Lastly, applicants will have a much easier time writing their application essays if they have a variety of experiences from which to draw. While applicants can certainly respond to most essay prompts by reflecting on their professional experiences, relying exclusively on one’s work is a mistake. With each essay, the applicant should aim to share a different side of him or herself—submitting five essays about electrical engineering or investment banking is not the most effective way to do this.
We hope that this sheds some light on the opportunities and value that activities outside of work provide with respect to one’s b-school candidacy and applications. Should you find that area of your application lacking upon reflection, the good news is that there’s still plenty of time to address this before the deadlines. Whether that means volunteering your professional services to a local nonprofit, joining a community mentoring organization or brushing up on your competitive square dancing, Class of 2016 aspirants should aim to make this an especially active and productive spring and summer!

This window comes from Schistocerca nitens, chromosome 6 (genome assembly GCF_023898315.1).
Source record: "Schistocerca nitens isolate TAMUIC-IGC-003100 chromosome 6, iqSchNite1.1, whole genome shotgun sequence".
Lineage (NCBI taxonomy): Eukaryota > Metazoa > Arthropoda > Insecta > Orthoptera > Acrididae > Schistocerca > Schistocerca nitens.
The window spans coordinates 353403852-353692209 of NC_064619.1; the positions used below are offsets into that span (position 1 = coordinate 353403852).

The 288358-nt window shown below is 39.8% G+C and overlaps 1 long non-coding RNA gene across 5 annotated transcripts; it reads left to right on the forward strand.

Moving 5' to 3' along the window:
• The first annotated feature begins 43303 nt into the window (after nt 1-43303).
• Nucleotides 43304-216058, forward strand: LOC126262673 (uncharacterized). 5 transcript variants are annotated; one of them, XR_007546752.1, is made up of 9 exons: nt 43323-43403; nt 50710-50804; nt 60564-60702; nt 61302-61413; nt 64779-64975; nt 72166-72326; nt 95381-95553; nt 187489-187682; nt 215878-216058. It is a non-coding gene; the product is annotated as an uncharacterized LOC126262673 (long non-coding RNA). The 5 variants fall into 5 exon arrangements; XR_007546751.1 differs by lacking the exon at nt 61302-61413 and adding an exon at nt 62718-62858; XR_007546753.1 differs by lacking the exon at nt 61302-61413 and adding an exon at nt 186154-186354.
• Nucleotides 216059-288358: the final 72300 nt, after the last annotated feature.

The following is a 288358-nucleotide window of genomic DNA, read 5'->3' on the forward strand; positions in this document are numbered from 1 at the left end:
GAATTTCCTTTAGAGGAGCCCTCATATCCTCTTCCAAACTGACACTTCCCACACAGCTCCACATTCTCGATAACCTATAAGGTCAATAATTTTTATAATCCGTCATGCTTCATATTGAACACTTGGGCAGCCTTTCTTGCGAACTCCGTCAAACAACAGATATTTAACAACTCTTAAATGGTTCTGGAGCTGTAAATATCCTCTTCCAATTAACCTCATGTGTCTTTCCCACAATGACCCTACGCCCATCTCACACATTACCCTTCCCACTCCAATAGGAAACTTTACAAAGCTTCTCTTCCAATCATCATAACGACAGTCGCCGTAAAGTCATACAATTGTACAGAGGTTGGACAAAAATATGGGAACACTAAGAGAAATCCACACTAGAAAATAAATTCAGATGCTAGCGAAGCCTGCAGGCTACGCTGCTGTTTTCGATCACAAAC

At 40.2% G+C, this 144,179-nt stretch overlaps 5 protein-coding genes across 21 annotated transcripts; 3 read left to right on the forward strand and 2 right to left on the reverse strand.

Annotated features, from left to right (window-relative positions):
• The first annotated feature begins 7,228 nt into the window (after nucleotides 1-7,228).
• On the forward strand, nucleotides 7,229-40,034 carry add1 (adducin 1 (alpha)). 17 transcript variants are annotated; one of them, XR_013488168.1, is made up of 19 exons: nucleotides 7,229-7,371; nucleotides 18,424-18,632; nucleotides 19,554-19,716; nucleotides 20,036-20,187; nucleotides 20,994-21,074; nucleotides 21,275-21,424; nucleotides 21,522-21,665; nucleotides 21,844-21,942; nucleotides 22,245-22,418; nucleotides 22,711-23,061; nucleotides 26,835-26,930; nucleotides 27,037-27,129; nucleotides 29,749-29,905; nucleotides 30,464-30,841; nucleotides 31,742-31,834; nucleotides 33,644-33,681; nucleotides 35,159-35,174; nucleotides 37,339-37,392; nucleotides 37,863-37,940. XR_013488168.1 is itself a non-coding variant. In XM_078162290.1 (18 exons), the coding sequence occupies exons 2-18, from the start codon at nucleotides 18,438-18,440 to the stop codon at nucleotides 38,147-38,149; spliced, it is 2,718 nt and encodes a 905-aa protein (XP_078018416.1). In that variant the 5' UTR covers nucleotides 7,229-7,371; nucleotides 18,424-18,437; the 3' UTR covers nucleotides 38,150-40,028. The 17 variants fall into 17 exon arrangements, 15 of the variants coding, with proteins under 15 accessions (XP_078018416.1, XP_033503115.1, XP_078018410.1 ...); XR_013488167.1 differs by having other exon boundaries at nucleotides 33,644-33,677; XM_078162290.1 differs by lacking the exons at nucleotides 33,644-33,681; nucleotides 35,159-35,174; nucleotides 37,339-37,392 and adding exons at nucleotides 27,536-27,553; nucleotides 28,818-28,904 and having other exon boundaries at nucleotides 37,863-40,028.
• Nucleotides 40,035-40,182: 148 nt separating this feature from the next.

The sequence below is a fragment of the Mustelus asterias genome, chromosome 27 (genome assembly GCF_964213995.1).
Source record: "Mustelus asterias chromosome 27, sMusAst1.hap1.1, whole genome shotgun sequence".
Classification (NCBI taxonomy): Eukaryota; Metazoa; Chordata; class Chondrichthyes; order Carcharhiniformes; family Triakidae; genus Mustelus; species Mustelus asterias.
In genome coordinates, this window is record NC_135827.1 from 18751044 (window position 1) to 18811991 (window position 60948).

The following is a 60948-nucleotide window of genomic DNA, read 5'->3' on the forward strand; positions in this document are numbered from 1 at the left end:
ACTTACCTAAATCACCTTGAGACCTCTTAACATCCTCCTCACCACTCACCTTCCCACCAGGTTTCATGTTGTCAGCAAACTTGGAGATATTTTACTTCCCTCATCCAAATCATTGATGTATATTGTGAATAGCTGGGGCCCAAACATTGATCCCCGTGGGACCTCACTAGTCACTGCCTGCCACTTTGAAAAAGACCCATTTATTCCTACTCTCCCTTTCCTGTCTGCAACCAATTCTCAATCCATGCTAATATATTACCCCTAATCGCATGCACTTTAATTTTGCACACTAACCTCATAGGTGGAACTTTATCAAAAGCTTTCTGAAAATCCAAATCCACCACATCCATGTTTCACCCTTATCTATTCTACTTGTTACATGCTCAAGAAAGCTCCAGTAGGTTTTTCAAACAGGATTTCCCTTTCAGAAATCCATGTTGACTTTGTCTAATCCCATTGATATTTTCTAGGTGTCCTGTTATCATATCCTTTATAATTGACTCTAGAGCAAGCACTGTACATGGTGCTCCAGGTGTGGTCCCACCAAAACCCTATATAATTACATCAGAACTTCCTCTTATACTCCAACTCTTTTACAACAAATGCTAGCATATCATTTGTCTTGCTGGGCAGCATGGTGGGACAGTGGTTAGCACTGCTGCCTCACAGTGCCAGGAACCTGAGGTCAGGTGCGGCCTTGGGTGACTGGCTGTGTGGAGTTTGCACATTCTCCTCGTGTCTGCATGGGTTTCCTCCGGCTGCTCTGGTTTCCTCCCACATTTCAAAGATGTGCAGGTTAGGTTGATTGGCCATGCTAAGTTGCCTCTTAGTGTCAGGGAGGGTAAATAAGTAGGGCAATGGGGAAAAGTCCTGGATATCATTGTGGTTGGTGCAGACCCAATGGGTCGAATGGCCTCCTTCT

Get in touch with our team for a free assessment of your candidacy as the admissions season begins.
About Clear Admit:
Ivey Consulting is proud to partner with Clear Admit to provide comprehensive admissions information and consulting services to business school applicants. Learn more about Clear Admit here.
It may not be time to start preparing for the June LSAT, but it’s definitely time to start preparing to prepare. If books are your preferred medium for LSAT study, we’ve got a brand new one you’ll want to add to your pre-prep shopping list.
Enter The Blueprint for LSAT Logic Games — a 565-page deluge of study guide awesome sauce. If logic games were a lion, this book would be sparkly pants, a whip, and a chair. That makes you a lion tamer. Look at you, lion tamer.